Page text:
.andy
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Hey Andy thanks again for the time you have spent
I had a look at the size of the Mircrobore in the flat above (dodgy 70/80s conversion!, I see he has 2 manifolds - I'll have to go hunting for mine) and best measurments say its 8mm no matter how hard I try I can't measure it as 10.
So from your great info i'm not going to get the heat from this rad like I do the others. I'll turn off all my rads and see if I can get a bit more heat in it as I know they got unbalance cos of some decorating.
Ultimately I will need bigger pipe since we say 10mm will not really do the job and 12mm is not that common, I will have to go with std 15mm whether this can be joined onto my manifold.
I'll be re-doing the floor in the living room soon so I'll have a look how the pipes run, they run along the hall which I can get the carpet up. Wander how much my plumber will charge for that!, maybe I should ask him why he didn't think of this before he changed the rad ;-(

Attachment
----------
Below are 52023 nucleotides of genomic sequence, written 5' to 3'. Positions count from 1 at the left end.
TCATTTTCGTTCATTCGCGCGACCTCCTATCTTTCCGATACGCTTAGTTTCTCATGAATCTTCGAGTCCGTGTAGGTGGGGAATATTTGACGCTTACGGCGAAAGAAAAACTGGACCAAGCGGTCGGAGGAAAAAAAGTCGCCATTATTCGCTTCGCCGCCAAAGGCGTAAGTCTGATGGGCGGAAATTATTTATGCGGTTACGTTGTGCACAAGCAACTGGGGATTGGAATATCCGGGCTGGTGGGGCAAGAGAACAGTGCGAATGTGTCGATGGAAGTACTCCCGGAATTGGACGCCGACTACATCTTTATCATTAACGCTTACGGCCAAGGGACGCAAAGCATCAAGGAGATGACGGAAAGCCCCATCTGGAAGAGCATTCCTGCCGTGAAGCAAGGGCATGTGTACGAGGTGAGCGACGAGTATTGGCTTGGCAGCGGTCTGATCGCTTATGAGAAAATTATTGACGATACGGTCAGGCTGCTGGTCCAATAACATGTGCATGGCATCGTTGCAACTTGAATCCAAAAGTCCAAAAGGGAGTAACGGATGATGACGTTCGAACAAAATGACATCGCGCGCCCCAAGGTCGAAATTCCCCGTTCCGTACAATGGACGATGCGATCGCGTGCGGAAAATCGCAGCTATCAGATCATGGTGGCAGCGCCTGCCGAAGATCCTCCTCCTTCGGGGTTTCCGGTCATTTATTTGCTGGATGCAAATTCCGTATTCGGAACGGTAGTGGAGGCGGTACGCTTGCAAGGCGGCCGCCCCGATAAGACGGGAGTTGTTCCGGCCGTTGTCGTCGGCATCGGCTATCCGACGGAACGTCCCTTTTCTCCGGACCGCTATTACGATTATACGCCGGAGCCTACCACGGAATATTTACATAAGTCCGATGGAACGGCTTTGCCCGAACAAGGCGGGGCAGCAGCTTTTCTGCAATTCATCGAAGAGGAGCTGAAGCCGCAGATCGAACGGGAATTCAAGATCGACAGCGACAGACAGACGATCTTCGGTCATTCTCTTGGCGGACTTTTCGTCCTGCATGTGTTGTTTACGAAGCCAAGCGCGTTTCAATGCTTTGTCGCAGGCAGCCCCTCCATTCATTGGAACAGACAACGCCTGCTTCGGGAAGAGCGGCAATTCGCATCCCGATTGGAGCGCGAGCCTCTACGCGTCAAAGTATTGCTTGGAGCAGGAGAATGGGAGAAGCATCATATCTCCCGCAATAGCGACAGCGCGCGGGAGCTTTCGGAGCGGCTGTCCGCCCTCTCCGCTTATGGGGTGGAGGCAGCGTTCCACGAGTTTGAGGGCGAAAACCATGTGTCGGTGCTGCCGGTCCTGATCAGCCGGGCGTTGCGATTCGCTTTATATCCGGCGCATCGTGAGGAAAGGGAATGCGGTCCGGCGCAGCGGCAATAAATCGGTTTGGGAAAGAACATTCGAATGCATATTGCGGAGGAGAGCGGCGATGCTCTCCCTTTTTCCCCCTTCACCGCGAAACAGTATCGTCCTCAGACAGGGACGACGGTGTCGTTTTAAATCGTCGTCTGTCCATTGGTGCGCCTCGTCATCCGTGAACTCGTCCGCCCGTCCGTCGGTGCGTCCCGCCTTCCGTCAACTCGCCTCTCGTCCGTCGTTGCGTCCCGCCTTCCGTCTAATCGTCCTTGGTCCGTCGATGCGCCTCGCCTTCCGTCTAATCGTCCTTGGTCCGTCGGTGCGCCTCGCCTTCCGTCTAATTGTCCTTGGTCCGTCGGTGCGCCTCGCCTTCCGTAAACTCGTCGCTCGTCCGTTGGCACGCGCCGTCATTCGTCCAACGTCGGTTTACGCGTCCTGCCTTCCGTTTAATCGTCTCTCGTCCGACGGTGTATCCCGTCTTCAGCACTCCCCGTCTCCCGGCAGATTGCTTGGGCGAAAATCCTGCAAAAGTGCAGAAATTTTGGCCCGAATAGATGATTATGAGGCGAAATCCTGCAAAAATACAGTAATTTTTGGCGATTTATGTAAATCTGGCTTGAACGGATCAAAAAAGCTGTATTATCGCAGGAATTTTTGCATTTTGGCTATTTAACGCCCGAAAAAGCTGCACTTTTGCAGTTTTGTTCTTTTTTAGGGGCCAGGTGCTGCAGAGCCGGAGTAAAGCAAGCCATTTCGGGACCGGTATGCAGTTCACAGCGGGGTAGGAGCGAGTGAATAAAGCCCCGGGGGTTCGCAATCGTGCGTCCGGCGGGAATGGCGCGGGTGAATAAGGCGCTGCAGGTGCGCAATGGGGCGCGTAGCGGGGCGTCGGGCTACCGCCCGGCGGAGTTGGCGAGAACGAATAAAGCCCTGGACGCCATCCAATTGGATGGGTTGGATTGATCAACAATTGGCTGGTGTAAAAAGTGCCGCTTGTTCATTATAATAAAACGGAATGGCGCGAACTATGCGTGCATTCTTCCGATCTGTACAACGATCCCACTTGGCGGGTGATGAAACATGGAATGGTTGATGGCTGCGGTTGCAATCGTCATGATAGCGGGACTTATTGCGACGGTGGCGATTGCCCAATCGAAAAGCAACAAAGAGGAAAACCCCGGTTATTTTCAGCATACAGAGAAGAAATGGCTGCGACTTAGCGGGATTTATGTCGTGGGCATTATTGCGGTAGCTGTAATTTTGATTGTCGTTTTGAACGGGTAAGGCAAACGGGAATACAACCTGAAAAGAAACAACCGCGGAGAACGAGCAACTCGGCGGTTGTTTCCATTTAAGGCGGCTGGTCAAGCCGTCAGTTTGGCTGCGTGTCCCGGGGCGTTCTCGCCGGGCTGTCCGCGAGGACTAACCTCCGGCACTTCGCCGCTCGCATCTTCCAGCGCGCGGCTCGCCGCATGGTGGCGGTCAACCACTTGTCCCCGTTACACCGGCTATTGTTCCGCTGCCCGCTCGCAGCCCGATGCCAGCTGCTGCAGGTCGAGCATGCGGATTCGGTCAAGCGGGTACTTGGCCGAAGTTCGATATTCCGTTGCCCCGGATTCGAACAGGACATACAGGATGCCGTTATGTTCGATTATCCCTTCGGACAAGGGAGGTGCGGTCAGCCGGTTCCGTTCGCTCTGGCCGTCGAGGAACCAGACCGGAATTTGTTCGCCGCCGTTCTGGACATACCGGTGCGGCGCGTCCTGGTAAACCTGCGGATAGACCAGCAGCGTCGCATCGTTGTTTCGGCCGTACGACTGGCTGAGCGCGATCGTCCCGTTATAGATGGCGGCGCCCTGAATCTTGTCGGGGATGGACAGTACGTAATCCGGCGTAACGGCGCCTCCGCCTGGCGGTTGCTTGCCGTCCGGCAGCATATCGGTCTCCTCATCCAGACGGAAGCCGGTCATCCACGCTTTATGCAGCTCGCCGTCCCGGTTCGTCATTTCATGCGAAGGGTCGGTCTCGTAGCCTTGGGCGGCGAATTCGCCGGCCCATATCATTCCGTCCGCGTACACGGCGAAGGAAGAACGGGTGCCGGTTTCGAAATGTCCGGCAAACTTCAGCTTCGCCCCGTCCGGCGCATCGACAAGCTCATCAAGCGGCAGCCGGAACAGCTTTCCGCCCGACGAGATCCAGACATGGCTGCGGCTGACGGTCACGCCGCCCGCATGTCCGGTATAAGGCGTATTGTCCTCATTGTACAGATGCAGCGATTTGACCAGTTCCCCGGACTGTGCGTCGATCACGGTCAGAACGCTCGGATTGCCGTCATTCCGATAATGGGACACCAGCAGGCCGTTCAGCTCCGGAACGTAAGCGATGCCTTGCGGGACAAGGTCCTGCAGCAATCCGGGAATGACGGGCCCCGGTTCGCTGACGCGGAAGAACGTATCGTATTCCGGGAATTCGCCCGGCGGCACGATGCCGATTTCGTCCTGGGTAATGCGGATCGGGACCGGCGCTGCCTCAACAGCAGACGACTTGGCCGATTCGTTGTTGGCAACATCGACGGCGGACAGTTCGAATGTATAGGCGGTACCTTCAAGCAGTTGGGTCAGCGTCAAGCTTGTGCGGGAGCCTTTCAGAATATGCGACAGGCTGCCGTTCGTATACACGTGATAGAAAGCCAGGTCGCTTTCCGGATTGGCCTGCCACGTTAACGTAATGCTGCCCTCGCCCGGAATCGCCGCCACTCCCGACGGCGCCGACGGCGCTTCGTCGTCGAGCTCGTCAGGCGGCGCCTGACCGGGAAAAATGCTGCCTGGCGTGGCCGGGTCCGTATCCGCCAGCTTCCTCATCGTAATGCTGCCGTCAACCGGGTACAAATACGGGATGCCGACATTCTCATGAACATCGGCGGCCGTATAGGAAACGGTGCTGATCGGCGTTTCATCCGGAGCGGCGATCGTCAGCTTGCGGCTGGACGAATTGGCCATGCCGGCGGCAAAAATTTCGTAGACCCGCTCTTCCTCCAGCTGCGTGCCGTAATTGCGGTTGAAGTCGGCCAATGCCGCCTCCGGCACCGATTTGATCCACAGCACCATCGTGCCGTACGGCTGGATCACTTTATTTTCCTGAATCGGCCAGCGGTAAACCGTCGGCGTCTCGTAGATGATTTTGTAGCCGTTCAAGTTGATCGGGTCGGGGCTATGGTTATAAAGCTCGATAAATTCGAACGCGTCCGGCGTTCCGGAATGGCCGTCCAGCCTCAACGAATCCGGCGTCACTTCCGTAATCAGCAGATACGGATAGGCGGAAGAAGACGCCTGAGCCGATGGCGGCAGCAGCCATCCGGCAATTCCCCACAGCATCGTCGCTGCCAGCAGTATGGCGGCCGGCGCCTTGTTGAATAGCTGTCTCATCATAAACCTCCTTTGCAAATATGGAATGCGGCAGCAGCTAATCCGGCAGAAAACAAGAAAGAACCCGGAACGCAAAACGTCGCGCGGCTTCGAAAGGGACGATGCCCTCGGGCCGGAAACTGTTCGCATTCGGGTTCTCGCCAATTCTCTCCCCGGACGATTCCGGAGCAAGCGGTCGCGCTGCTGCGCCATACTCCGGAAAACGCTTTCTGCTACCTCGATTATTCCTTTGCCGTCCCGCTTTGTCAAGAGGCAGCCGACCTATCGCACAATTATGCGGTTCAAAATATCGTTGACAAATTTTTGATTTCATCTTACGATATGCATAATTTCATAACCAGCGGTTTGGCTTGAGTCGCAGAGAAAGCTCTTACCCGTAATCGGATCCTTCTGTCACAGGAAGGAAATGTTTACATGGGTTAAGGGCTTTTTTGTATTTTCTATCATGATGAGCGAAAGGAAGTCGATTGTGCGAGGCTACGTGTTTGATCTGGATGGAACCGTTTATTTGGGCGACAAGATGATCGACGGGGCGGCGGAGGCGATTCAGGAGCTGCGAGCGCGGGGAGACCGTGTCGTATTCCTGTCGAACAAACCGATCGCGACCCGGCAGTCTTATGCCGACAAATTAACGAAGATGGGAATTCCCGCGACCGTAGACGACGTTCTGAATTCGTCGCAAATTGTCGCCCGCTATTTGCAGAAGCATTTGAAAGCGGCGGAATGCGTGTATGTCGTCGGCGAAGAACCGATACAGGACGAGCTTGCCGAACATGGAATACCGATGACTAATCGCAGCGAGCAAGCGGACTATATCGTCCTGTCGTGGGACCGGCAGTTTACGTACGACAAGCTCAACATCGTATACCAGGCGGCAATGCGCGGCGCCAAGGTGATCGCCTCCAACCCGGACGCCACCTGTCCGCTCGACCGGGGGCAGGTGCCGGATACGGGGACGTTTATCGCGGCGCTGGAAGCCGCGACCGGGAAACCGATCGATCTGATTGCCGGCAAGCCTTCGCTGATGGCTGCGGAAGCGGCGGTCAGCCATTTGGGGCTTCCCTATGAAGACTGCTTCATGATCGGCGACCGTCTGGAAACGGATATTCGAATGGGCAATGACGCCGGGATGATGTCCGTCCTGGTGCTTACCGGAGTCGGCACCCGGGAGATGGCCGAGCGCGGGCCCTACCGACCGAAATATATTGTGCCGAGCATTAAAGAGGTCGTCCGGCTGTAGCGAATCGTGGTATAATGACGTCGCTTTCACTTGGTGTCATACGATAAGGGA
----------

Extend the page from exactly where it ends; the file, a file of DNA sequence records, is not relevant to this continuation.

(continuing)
thanks again
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On Mon, 27 Oct 2003 23:25:03 +0000, gna03633

Generally manifolds have outlets for a given size. You can fit adaptors to go smaller, but generally one size of pipe is used.
For 15mm, you would run it into the 22mm flow and return from the boiler, and then you would reduce the flow down with the lockshield on the large radiator to balanace with the rest.

Ah well........

.andy
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On Tue, 28 Oct 2003 01:15:12 +0000, Andy Hall wrote:

When you hear some describe microbore systems you would think the manifold is some crucial part without which nothing will work. All it is a plumbing fitting for connecting the 8 and 10 mm pipes to the larger pipes that supply the boiler. [Saving a great number of reducing fitting and Ts]
With the advent of flexible plastic pipework in 15mm the main advantage of microbore is no more. The main use of 8 and 10 mm pipework is now to supply gas fires, IMHO.
--
Ed Sirett - Property maintainer and registered gas fitter.
The FAQ for uk.diy is at www.diyfaq.org.uk
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<snip>
<snip>
Ed/Andy,